AllHipHop.com: Couples like Jay-Z and Beyonce and even Kim and Kanye seem to have made marriage and family in hip-hop seem like more of a power move than based in love. What's your opinion on black power couples and how they affect the image that the rest of black America have of love and marriage?
Gil Robertson IV: From what I’ve seen of Jay-Z and Beyonce’s marriage seems a great example of what a loving and productive relationship should be. I don’t follow them, but it appears that they’ve been able to strike the right balance in their professional and personal lives. I also love how they keep their personal business private. The same for Kim and Kayne – it looks real.
I would hope that entertainment personalities are not the only examples that people see of black love. My hope is that people (young people in particular) can reference couples that they can really “touch,” like their parents or a member of their extended family as an example of the value and benefit that comes from being in a loving relationship. If those examples aren’t available, perhaps they can find someone in their community or a couple who attends their church.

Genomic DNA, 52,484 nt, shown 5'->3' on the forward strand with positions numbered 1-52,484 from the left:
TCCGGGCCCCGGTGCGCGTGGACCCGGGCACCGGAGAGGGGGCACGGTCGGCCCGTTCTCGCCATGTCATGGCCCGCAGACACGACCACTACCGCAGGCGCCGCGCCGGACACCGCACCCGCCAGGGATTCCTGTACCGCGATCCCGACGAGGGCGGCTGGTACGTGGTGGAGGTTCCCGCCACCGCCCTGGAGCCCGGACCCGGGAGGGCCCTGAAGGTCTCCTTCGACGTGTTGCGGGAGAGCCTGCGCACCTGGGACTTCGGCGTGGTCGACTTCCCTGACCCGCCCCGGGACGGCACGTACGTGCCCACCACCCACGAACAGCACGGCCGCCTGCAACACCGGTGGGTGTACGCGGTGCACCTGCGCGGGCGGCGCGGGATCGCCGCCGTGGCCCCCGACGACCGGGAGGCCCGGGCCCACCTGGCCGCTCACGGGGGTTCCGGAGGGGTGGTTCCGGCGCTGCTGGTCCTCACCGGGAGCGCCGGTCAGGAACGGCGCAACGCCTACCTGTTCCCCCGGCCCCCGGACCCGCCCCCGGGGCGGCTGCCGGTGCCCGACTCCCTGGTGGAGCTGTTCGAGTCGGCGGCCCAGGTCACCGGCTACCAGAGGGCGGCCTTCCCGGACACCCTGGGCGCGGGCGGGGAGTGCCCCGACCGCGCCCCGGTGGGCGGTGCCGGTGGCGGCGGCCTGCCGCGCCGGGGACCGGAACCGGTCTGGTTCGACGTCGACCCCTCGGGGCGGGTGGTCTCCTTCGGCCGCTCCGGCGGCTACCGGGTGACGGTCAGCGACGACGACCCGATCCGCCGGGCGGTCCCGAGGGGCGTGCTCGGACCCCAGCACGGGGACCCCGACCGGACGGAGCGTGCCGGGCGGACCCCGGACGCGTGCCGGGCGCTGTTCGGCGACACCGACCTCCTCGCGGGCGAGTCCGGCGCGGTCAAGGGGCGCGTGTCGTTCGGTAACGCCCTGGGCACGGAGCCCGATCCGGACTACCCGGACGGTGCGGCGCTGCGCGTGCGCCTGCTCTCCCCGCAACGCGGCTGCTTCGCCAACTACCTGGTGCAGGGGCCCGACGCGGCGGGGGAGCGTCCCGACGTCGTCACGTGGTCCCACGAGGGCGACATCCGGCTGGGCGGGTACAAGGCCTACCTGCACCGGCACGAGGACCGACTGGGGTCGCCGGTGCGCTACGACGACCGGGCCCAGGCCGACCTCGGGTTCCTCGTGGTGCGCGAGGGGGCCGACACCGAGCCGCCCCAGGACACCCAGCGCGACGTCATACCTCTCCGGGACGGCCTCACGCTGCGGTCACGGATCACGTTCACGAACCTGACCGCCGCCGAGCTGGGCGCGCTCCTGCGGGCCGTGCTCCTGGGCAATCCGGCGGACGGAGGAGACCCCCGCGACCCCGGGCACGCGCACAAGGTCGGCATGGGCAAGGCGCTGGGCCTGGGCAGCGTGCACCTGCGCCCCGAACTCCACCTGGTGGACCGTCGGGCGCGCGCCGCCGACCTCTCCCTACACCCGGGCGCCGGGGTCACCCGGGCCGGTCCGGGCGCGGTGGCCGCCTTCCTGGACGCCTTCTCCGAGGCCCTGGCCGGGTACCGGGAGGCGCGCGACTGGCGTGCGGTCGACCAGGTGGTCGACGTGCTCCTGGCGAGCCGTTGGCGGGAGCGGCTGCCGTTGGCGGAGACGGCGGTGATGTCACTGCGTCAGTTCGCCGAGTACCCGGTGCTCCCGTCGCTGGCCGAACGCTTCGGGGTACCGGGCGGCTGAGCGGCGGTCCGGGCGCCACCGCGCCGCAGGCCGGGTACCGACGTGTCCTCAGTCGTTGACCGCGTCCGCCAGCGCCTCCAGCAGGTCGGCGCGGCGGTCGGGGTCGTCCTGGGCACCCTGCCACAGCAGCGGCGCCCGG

AllHipHop.com: A lot of the book deals with parents. How can the hip-hop generation, as parents, be a better example for our kids?
Gil Robertson IV: Parents must remember that their first priority is to remain steadfast in our commitment to our families. I can’t stress the importance of becoming more connected to our purpose. We also need to stress the importance of sticking to the goals that we set forth for ourselves, one of which should always be providing a positive example to our children.
What do you think about love and marriage in the Black community? In the hip-hop community? Are you married? Do you think you ever will be? Chime in. Join the conversation on Facebook: Blackloveisforever and on Twitter @wheredidrlovego